0:01:02 Screen share begins
0:01:09 NPLI Field Research on timeline: Eric describes some projects. “What we have tried to do is embed ourselves with the people who are leading, during an event where possible, and as soon thereafter when not …”
0:01:50 The role NPLI alumni play
0:02:08 Eric’s prior business background at HBS Publishing
0:02:50 Deployment to Deep Water Horizon with Peter Neffenger and Mary Landry, USCG
0:04:05 The purpose of shadowing incident commanders
0:04:55 Introduction and walk-through of the Meta-Leadership model (The Person, The Situation, Connectivity) and the skills that are involved in leading an incident response
0:07:22 How the new book fits in
0:7:30 Topic for discussion with today’s participants. Alumni were asked, “Have you observed leader behaviors that either improved team performance or degraded it?” and here are the results showing the incidence of behaviors they associated with good or bad performance.
0:10:54 Asked alumni “How many of you had any training related to this?” prior to their ICS (Incident Command System) training. What the results were and why it matters. Discussion follows.
0:22:45 Responding to a cognitive bias issue
0:23:20 Working with your brain under stress
0:24:41 Effects of assumptions former military leaders bring into civil service and the disconnects that can occur. Discussion of experience from both perspectives. Two helpful books: Michael Watkins’ First 90 Days and First 90 Days in Government. The bigger transition for an executive participant who entered civilian government after his flying career is the one Marshall Goldsmith described in What Got You Here Won’t Get You There.
0:32:36 How to have a robust and disciplined knowledge acquisition process in the middle of a crazy situation: explanation of new Driving to the Known model. In large, complex events, it’s not enough to stay in the top two boxes. Taking hidden knowledge and making it accessible via crisis register. How to work with the stuff you can’t know. Discussion.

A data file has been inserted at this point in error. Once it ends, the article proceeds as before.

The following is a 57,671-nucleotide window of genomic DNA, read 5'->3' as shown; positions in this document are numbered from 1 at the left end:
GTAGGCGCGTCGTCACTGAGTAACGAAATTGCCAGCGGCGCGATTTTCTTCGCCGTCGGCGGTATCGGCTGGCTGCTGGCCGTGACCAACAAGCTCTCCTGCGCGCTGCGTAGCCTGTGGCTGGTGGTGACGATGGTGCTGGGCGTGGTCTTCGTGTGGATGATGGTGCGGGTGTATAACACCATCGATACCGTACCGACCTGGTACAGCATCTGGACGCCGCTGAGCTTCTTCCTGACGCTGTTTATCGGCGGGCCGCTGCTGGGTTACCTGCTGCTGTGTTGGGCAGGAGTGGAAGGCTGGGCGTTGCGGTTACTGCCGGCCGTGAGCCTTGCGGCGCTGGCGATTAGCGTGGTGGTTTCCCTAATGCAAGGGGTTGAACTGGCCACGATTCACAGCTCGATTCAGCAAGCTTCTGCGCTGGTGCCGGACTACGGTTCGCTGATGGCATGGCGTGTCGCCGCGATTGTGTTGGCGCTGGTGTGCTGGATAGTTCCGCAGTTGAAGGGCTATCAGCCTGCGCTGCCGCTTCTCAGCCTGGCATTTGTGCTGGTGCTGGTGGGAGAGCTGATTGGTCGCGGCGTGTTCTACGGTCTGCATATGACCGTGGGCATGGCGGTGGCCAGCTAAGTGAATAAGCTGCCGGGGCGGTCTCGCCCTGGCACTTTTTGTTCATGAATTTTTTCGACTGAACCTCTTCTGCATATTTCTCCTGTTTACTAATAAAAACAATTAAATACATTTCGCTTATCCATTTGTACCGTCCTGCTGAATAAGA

0:03:55 Admitting ignorance is a strength. Eric’s model for this is (U.S. Coast Guard Commandant) Thad Allen, who kept asking, “So, what else am I missing?”
0:04:35 There can be willful unknowing of knowns. How to prevent that.
0:06:20 The role of “What If” in imagining unknown unknowns. “What keeps you awake at night?” A good read on this is Michael Beer’s HBR article, How to Have an Honest Conversation About Your Business Strategy – includes a formalized process of information gathering from the front lines in a way that makes it impossible for the top to ignore what they want to ignore. Opens up the information pipeline (people are waiting for permission and political cover). https://hbr.org/2004/02/how-to-have-an-honest-conversation-about-your-business-strategy
0:11:10 More detailed description of the crisis register and its use. How do you help people tap into what came before? Meta-tagging entries makes information re-discoverable quickly. Could include between-the-lines stuff such as what surprised you, how you dealt with low morale, and who to go to.
0:14:45 NPLI serves as concierge to connect alumni during incidents. Manual process now; would be nice for alumni to have an app.
0:16:25 Some incident case histories, including leadership lessons learned, are available for you to use at https://npli.sph.harvard.edu/research-council/case-histories/.
0:18:55 There’s a difference between lessons identified, lessons applied, and lessons actually learned.
0:19:30 How do we take care of each other?
0:20:30 If you didn’t make a bunch of mistakes during a drill, then the scenario wasn’t tough enough.
0:21:00 Drilling and planning can be done in different ways, not all of which are expensive. Examples.
0:24:14 By design, the composition of recent NPLI cohorts is a mix of federal, state, local agencies, military, energy sector, NGA and other intel community, etc. Helps people learn to talk to each other.
0:27:18 Launched an emerging leaders’ program in March.
0:27:48 Will run a second master’s symposium for alumni in late 2020. Topic under consideration: ethical decision-making. Alumni also will share their lessons learned. We do custom programs for FEMA, etc.
0:33:44 Agreed: there are managers who may just be paying lip service. Role of growth mindset. Discussion.
0:36:06 Radical candor movement at Netflix and an investment firm: “It is the expectation that you will say what you mean and mean what you say.” See Netflix Culture Deck.